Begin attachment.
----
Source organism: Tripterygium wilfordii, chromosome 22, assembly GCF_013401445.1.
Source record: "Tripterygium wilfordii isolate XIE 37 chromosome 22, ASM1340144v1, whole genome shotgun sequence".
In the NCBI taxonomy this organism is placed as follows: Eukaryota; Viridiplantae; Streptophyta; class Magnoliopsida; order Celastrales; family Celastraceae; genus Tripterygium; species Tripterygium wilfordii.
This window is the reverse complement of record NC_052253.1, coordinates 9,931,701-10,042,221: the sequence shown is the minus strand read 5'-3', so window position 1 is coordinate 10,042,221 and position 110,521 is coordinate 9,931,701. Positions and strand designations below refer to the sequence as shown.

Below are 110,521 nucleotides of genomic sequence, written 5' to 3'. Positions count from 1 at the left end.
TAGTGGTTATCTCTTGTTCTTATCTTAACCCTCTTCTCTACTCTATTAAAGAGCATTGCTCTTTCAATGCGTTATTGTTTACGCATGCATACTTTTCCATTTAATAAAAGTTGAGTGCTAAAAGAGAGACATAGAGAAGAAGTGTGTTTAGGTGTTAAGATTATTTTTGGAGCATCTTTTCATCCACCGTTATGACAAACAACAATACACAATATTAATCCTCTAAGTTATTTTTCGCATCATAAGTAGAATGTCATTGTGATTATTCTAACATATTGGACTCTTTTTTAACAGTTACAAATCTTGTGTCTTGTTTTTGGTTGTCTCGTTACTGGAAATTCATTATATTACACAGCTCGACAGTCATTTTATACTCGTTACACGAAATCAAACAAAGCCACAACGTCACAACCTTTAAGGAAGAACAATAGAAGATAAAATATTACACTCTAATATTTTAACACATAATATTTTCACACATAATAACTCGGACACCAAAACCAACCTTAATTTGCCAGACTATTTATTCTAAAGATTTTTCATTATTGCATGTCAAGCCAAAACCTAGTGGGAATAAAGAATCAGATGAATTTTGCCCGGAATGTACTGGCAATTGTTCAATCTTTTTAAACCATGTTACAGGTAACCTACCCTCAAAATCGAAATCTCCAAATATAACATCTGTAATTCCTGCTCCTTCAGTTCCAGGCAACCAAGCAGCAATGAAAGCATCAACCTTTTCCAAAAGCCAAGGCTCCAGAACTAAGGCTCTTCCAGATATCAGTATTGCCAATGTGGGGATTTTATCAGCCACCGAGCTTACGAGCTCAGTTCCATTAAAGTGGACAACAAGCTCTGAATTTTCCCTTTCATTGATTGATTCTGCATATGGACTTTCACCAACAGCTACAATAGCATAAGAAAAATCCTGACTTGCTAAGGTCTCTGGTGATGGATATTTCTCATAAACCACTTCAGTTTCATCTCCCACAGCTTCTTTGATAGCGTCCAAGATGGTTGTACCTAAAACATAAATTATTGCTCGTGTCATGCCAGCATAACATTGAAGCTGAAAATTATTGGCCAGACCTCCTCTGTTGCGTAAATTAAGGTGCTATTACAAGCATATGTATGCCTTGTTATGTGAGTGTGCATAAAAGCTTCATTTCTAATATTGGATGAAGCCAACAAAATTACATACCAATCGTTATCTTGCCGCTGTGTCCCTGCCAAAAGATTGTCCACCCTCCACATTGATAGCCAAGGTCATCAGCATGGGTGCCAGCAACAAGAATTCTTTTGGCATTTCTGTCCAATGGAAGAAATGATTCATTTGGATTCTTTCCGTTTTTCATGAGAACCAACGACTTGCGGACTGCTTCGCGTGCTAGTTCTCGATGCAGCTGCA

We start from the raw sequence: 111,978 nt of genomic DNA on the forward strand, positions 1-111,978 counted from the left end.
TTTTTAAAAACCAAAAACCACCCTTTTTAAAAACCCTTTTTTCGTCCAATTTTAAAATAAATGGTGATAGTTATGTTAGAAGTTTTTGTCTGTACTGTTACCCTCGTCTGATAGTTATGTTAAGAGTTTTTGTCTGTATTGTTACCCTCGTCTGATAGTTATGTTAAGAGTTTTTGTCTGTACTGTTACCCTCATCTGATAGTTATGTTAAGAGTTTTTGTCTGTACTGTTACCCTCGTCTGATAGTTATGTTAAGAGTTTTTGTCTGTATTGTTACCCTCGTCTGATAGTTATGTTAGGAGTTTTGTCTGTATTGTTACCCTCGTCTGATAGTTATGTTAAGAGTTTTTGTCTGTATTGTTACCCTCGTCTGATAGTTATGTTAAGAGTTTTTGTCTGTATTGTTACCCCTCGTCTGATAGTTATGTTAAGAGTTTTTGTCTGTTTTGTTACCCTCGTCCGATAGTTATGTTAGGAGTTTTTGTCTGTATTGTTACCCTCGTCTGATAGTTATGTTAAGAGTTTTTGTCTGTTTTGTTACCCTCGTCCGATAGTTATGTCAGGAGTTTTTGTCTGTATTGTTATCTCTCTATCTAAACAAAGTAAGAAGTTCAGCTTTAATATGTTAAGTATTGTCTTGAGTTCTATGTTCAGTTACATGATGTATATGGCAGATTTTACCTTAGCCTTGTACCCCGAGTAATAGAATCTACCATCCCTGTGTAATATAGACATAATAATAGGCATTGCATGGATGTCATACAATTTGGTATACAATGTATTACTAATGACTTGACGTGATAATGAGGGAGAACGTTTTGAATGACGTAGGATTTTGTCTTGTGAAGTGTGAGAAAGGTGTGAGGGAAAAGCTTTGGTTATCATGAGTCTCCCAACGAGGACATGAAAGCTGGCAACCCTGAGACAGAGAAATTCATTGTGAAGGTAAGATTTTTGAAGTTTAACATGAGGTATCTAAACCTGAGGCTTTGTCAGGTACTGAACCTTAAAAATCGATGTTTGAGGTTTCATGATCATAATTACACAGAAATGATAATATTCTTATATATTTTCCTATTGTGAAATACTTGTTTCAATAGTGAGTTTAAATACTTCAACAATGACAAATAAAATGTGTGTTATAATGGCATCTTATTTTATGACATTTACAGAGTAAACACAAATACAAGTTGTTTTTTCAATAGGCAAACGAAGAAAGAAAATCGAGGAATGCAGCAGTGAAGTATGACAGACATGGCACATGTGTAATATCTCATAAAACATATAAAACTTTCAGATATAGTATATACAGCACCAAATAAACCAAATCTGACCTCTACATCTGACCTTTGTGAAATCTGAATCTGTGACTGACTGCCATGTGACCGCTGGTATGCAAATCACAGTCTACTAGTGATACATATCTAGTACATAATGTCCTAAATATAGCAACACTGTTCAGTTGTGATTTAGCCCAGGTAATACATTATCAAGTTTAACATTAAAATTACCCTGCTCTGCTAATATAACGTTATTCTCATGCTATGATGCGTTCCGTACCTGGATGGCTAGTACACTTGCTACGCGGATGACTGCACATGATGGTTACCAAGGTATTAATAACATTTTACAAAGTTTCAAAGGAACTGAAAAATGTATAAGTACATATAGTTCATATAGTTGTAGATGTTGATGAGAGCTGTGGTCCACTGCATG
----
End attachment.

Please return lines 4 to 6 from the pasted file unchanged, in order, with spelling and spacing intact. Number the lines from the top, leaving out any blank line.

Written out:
This window is the reverse complement of record NC_052253.1, coordinates 9,931,701-10,042,221: the sequence shown is the minus strand read 5'-3', so window position 1 is coordinate 10,042,221 and position 110,521 is coordinate 9,931,701. Positions and strand designations below refer to the sequence as shown.

Below are 110,521 nucleotides of genomic sequence, written 5' to 3'. Positions count from 1 at the left end.
TAGTGGTTATCTCTTGTTCTTATCTTAACCCTCTTCTCTACTCTATTAAAGAGCATTGCTCTTTCAATGCGTTATTGTTTACGCATGCATACTTTTCCATTTAATAAAAGTTGAGTGCTAAAAGAGAGACATAGAGAAGAAGTGTGTTTAGGTGTTAAGATTATTTTTGGAGCATCTTTTCATCCACCGTTATGACAAACAACAATACACAATATTAATCCTCTAAGTTATTTTTCGCATCATAAGTAGAATGTCATTGTGATTATTCTAACATATTGGACTCTTTTTTAACAGTTACAAATCTTGTGTCTTGTTTTTGGTTGTCTCGTTACTGGAAATTCATTATATTACACAGCTCGACAGTCATTTTATACTCGTTACACGAAATCAAACAAAGCCACAACGTCACAACCTTTAAGGAAGAACAATAGAAGATAAAATATTACACTCTAATATTTTAACACATAATATTTTCACACATAATAACTCGGACACCAAAACCAACCTTAATTTGCCAGACTATTTATTCTAAAGATTTTTCATTATTGCATGTCAAGCCAAAACCTAGTGGGAATAAAGAATCAGATGAATTTTGCCCGGAATGTACTGGCAATTGTTCAATCTTTTTAAACCATGTTACAGGTAACCTACCCTCAAAATCGAAATCTCCAAATATAACATCTGTAATTCCTGCTCCTTCAGTTCCAGGCAACCAAGCAGCAATGAAAGCATCAACCTTTTCCAAAAGCCAAGGCTCCAGAACTAAGGCTCTTCCAGATATCAGTATTGCCAATGTGGGGATTTTATCAGCCACCGAGCTTACGAGCTCAGTTCCATTAAAGTGGACAACAAGCTCTGAATTTTCCCTTTCATTGATTGATTCTGCATATGGACTTTCACCAACAGCTACAATAGCATAAGAAAAATCCTGACTTGCTAAGGTCTCTGGTGATGGATATTTCTCATAAACCACTTCAGTTTCATCTCCCACAGCTTCTTTGATAGCGTCCAAGATGGTTGTACCTAAAACATAAATTATTGCTCGTGTCATGCCAGCATAACATTGAAGCTGAAAATTATTGGCCAGACCTCCTCTGTTGCGTAAATTAAGGTGCTATTACAAGCATATGTATGCCTTGTTATGTGAGTGTGCATAAAAGCTTCATTTCTAATATTGGATGAAGCCAACAAAATTACATACCAATCGTTATCTTGCCGCTGTGTCCCTGCCAAAAGATTGTCCACCCTCCACATTGATAGCCAAGGTCATCAGCATGGGTGCCAGCAACAAGAATTCTTTTGGCATTTCTGTCCAATGGAAGAAATGATTCATTTGGATTCTTTCCGTTTTTCATGAGAACCAACGACTTGCGGACTGCTTCGCGTGCTAGTTCTCGATGCAGCTGCA